Not in a Pickle!
Rehoboth women go for the gold, silver and bronze—and come back winners!
For the past several years, many area tennis courts have lay dormant, with lots of women over a certain age leaving the game behind for the likes of golf and bowling. But now, not only is there new life on the tennis courts but indoor arenas are also bursting with pickleball activity.
Yes, you read correctly, pickleball, And it has nothing to do with dill pickles or delicatessens. Pickleball is a paddle sport which combines elements of badminton and tennis. It’s like a mini tennis game, played on the size of a badminton court with flat graphite paddles and a ball similar to a wiffle ball. It is one of the fastest growing sports in the U.S. and is also played internationally.
And while the noise made by the ball getting whacked by the paddle sounds lethal, it’s actually much less intense than a tennis match.
Pickleball, introduced to Rehoboth by some snowbirds from the Carefree community in Ft. Myers, Florida (where it is practically a religion), and other sources, hit the beach with a giant explosion of activity, social interaction, competitiveness and plain old fun.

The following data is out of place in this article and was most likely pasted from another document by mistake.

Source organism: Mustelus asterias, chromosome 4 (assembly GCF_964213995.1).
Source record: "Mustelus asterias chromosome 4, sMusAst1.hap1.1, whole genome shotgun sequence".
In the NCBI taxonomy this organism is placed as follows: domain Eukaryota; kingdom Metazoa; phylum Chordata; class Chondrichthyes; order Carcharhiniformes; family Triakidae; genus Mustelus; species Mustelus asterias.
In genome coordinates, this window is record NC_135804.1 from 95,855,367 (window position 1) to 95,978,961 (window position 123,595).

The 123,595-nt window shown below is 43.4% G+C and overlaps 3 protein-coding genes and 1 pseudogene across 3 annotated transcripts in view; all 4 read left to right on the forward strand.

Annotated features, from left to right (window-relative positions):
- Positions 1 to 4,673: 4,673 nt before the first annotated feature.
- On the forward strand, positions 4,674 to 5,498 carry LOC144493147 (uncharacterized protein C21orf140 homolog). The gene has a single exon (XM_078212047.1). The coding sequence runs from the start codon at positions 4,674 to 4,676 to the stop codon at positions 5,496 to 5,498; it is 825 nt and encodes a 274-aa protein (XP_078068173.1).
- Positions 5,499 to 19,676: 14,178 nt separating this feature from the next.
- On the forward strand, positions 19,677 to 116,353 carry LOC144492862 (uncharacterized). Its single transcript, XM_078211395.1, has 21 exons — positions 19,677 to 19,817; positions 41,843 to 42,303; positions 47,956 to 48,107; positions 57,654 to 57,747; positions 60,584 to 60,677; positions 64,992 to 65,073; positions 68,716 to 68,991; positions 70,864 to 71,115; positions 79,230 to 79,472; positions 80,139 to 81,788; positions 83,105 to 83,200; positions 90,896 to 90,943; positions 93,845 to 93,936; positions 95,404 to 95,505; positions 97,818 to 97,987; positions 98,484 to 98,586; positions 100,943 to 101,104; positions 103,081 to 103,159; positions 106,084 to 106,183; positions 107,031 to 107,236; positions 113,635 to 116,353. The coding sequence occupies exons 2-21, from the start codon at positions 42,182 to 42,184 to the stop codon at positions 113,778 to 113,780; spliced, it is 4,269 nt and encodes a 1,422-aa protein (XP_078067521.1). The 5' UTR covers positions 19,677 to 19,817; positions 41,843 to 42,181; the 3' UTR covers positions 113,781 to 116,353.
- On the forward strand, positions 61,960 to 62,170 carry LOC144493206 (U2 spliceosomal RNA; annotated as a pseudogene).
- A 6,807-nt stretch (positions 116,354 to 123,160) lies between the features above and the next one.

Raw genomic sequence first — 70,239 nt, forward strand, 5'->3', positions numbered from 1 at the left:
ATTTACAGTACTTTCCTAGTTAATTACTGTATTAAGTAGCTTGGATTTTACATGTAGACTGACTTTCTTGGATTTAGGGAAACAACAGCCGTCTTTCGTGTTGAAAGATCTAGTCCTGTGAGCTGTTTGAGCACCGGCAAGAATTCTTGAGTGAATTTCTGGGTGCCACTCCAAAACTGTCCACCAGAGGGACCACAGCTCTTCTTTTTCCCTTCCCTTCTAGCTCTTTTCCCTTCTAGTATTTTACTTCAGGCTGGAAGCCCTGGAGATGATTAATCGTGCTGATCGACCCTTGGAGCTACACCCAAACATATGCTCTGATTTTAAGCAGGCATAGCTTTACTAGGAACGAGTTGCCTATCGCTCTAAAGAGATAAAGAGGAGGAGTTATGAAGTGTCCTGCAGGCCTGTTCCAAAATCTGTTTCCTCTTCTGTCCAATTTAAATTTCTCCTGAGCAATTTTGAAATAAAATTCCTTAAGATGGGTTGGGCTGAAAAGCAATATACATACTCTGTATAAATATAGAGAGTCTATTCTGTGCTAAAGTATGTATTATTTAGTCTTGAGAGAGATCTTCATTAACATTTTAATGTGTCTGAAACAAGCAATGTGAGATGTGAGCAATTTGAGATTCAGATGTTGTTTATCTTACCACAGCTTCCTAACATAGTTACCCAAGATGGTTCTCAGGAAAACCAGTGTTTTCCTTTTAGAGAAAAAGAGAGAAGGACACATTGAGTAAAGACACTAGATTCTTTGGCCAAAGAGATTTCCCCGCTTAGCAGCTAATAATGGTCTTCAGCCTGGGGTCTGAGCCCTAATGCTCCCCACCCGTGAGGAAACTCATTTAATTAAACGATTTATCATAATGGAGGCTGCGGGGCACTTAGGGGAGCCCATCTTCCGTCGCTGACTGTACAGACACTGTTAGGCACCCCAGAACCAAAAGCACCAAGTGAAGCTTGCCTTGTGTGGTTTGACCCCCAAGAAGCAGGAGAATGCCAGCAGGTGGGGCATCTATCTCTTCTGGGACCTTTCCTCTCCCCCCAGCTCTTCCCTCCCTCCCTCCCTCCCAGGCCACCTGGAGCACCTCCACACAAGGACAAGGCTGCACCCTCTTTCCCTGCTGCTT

The Sawgrass Women’s Pickleball Club, plays and practices at the Sawgrass South Community outdoor tennis courts as well as indoors at Epworth United Methodist Church. Only in existence for about a year, the Club has taken off with a shot, recently scooping up most of the medals in the Delaware Senior Olympic Pickleball Games at Delaware State University in Dover.
So what’s pickleball all about? A pickleball ball typically moves at one-third of the average speed of a tennis ball with the court just under one-third of the tennis court area. Originally invented as a backyard game, pickleball is now an organized sport with national and international governing bodies. The U.S. Pickleball Association estimates there are more than 100,000 active pickleball players in the country.
Rehoboth’s Sawgrass Club boasts over 40 members, almost all players new to the game. On Sept. 14 and 15, the Sawgrass Club saw 24 of its members (along with a cadre of cheerleaders) join the 109 men and women participating in the Senior Olympics from Delaware, Maryland, and Pennsylvania.
A dozen Sawgrass teams played in the Women’s Doubles in age categories from 50+ through 70+ and four members entered the Singles competition, also in age groups.
Victorious Sawgrass players included (Women’s Doubles) Marsha McLauren and Diane Scobey won the Gold Medal; Silver Medalists were Mary Jane Wood and Connie Benson as well as Barbara Thompson and Margie Moore, along with Ginny Sheffy and Linda Chaney ; Bronze winners were Karen Gustafson and Merry Martin, along with Pearl Morris and Cindy Lins, Sharon Conover and Arleen Pinkos, plus Sandy Oropel and Linda Frese.
In Singles, Pearl Morris took Gold, Lucy Strauss, Silver and Cindy Lin, Bronze.
Right now, the Sawgrass Club is closed to new members because it cannot accommodate more players on existing courts. But other teams are opening up in the area, and the sport is here to stay.
So next time you drive past a busy tennis court, take a look. If you assume it’s tennis, you’ll probably be in a pickle.